Seals are Biting Swimmers Near Fisherman’s Wharf
Members of San Francisco’s Dolphin Club have been getting bitten lately while swimming in the frigid waters of Aquatic Park Cove, just around the corner from Fisherman’s Wharf. Why these people like to swim in that murky, 50-degree, harbor water in the winter is a question for psychologists, but this week there were reports that the seals flipped the script on the polar bears and began biting them and chasing them out of the water.
An agent we have inside the Dolphin Club showed us Dolphin Club group chats, which were awash with bite stories. (And by “awash” we mean “two” bite stories this week, and several “chasings”).
On Sunday the 16th, what was described as a “playful” seal chased one swimmer out of the water and bit another. The bitten swimmer had to drive themselves to the ER when they noticed the bite had broken the skin.
On the following Tuesday, another swimmer bite was posted in Aquatic Park Cove, a bite on the calf that bruised, broke the skin and bled.
Bitten swimmers are encouraged to seek professional medical attention after being bitten because aquatic mammals can carry some nasty bacteria in their mouths. Another swimmer regaled the chat group with a story of a “seal or sea lion” that had bumped him “25 times” during his swim and chased him up onto the beach.
Apparently, getting bitten while swimming in the harbor is not a new phenomenon, it’s been happening ever since people started swimming through seal and sea lion habitat.
In order to get to the bottom of why these sea mammal assaults were occurring, and not ruling out the possibility that this was an inside job by another Dolphin Club member, we called on Broke-Ass Stuart.com’s resident marine biologist the Mermaid Scientist, who is a certified marine mammal observer, an author, and an environmental scientist. Why she still answers our questions is another mystery, but we showed her a blurry picture of a seal/or sea lion accused of bitting swimmers in the Aquatic Park this week and asked her why it had bitten people.
BAS.com: “Is this a seal, sea lion, or Dolphin and why are they biting swimmers?!
Mermaid Scientist: “The photo is pretty hard to tell. The head looks like a harbor seal. The 1-year-olds are very playful and a little cheeky. If scuba diving (for example), they will pull on your dive fins and act like a puppy for the most part, which can be a little surprising. They also like to slap the water surface and blow bubbles. The best thing to do is move away gently and slowly. They are curious, mouthy like a (canine) puppy, completely naive, and have the ability to crush Dungeness crabs with their mouth, willing to play, a bit needy with no concept of personal space or that love bites are inappropriate games for the delicate hides of humans. Think large ocean puppy looking for a chew toy.”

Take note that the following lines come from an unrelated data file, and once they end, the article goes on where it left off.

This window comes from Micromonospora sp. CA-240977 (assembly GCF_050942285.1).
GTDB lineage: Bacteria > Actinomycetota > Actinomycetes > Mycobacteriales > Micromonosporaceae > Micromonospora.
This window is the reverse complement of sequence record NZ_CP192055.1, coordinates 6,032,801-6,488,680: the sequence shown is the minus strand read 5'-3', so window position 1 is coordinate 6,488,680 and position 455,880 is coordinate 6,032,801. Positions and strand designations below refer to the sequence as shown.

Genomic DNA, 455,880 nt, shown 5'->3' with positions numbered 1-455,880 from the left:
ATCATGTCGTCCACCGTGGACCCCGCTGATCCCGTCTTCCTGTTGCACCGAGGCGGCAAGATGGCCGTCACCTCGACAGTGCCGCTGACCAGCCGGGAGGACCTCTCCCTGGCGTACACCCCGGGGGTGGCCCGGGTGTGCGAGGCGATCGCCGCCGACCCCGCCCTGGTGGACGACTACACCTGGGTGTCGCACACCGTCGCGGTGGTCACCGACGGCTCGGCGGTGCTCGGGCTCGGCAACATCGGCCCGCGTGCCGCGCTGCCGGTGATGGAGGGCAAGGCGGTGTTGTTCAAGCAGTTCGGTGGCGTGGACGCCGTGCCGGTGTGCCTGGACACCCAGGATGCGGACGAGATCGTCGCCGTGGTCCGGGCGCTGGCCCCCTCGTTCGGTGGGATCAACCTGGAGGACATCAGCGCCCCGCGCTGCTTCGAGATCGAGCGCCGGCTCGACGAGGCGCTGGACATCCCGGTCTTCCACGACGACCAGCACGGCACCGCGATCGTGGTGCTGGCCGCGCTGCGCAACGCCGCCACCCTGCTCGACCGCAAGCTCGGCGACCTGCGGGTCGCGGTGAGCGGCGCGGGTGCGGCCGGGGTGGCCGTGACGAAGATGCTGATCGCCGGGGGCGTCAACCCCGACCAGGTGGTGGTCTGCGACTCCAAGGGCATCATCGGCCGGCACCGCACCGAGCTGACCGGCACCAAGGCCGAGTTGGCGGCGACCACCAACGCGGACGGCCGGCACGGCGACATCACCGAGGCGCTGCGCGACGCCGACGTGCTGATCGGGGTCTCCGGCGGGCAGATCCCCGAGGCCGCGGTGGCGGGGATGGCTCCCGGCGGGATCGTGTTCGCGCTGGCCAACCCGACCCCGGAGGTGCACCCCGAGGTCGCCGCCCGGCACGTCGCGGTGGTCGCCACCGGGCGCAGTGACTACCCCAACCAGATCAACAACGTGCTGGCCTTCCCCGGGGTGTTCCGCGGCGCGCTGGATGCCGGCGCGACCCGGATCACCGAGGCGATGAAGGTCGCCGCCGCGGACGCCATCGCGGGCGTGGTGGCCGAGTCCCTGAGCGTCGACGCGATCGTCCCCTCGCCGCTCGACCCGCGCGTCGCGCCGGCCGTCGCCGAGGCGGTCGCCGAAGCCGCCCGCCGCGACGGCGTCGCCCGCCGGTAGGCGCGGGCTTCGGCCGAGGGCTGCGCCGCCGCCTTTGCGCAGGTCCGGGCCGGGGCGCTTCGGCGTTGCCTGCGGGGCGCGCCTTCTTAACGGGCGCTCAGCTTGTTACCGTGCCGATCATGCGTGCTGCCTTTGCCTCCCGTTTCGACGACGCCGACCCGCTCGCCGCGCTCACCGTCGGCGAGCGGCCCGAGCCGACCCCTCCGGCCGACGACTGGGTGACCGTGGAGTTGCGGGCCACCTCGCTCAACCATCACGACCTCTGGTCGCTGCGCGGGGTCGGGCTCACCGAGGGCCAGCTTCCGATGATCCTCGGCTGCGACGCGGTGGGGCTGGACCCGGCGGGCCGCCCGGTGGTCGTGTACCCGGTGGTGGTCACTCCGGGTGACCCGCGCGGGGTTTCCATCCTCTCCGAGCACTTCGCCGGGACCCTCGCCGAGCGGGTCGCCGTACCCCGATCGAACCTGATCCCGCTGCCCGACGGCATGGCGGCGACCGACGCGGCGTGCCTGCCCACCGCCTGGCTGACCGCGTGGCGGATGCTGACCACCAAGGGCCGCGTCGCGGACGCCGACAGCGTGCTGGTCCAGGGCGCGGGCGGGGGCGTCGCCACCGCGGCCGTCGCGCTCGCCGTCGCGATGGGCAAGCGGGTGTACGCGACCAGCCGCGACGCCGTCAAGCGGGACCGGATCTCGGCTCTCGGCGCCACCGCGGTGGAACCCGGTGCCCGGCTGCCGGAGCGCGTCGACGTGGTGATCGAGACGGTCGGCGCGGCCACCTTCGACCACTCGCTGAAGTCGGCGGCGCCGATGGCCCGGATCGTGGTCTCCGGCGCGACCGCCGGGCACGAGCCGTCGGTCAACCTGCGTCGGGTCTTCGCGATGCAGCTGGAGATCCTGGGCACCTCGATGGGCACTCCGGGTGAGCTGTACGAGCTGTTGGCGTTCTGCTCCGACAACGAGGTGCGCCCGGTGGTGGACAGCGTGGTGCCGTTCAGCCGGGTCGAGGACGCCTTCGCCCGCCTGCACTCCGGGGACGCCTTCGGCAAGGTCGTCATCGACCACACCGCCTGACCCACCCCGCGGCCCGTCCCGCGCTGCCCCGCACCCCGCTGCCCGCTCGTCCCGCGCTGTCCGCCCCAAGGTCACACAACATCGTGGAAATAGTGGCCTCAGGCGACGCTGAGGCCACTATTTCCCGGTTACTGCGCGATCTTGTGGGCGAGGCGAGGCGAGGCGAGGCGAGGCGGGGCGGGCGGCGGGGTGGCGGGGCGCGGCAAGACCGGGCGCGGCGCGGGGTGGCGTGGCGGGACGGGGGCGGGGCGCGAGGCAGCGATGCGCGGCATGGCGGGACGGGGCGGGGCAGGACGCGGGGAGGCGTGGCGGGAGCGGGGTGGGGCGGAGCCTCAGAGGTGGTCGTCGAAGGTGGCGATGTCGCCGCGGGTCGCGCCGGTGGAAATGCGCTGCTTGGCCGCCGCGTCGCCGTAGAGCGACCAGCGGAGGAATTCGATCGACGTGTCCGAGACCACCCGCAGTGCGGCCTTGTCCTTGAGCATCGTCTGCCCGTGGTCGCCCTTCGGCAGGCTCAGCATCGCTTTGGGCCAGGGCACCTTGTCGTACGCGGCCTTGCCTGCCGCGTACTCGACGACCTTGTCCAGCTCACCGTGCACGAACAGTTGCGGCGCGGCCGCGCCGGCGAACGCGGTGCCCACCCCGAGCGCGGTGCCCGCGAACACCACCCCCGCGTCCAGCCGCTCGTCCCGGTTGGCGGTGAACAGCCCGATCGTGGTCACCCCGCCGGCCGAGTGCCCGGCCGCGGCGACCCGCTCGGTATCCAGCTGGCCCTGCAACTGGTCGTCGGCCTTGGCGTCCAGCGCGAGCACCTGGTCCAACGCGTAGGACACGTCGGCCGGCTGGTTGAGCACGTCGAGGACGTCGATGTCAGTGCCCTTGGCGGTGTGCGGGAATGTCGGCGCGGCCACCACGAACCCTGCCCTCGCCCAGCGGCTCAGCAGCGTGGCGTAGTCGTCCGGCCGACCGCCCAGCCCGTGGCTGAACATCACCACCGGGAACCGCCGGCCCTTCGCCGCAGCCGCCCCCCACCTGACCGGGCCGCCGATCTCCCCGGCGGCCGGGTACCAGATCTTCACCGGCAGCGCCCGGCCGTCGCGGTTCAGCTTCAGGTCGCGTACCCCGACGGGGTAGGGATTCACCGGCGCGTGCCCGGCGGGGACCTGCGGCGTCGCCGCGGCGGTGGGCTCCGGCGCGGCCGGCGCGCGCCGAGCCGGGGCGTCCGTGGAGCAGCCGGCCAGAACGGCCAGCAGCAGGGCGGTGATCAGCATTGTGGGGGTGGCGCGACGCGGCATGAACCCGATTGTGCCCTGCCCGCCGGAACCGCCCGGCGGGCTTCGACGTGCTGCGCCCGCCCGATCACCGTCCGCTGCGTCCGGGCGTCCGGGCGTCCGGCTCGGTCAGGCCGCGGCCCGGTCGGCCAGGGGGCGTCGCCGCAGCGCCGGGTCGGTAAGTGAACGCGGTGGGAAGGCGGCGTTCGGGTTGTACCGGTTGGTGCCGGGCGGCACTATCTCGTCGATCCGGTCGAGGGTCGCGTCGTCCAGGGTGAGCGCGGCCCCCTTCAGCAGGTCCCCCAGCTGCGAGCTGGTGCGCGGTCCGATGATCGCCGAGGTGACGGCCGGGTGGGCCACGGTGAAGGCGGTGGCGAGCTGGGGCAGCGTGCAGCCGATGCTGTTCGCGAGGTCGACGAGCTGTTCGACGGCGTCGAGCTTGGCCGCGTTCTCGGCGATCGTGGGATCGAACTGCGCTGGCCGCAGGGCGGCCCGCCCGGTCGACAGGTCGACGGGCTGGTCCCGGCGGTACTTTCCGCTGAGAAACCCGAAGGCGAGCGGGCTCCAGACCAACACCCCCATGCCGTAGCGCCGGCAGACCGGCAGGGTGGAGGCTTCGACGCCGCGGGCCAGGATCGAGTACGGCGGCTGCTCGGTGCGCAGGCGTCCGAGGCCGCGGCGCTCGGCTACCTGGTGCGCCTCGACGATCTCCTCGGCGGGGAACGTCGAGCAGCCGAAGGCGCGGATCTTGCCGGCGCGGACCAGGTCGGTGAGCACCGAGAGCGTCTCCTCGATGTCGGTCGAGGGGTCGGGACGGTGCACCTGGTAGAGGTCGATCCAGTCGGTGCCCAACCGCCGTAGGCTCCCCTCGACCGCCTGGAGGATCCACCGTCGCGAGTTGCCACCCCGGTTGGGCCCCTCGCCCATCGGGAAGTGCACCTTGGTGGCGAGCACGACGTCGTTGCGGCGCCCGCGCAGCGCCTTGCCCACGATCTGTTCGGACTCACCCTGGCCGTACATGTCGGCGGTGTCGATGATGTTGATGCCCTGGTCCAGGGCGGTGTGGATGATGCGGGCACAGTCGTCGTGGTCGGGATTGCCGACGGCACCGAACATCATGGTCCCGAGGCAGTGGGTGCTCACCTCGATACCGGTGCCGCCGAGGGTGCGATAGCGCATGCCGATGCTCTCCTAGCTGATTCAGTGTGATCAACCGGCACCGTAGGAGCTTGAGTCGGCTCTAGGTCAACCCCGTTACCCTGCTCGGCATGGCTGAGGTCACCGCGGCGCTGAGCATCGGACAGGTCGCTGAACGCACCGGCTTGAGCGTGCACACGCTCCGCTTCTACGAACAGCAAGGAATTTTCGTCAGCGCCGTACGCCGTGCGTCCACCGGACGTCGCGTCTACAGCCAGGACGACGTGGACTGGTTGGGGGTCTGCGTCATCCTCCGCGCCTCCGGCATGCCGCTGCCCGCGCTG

BAS.com: “In the Dolphin Club chat group someone suggested taking Levaquin (generic: Levofloxacin) antibiotic after a sea mammal bite, is that good advice?”
Mermaid Scientist: “I met more than one marine graduate student missing more than a couple of hand digits. The reason was that they had to amputate fingers and even a whole hand(!) after being bit by a sea lion. There are bacteria that live in their mouths that are antibiotic résistent. When an infection starts, it’ll need to be cut out before it spreads. So get to a hospital immediately if you are bitten. Be honest with the nurse/doctor regardless of if you were in violation of the Marine Mammal Protection Act (it is illegal to “harass” marine mammals which basically means getting close and/or any contact with them). Do not approach or touch and pinniped, cetacean, or otter.”
There are hundreds of sea lions in San Francisco harbor during winter months according to the Fisherman’s Wharf website, and the Mermaid Scientist had some advice about them as well. She said, “Sea lions, especially the big males, can be territorial when they are trying to round up a harem of ladies. If you are encroaching on their females, they will rise to the challenge.”
Sea lions are also considered to be more social than seals and tend to be noisier, they also can walk around on land using their front flippers, whereas seals wriggle on their bellies and spend a lot more of their time in the water.
So if you are being chased on the beach by a pinniped in San Francisco, there is a good chance that it’s a sea lion (not a seal) here’s an example of what that looks like: https://www.instagram.com/p/CYUkqaaJTmI/
If you are being chased onto the beach by a Dolphin, they may just be trying to buy you a drink.
If you want to learn more about seals and sea lions check out the NOAA page on the subject. If you’re curious about the Dolphin Swimming and Boating Club, which has been in operation since 1877, check out their website here, and their epic historical archives here.
To continue to learn more about the ocean, follow the Mermaid Scientist on Instagram: @mermaidscientist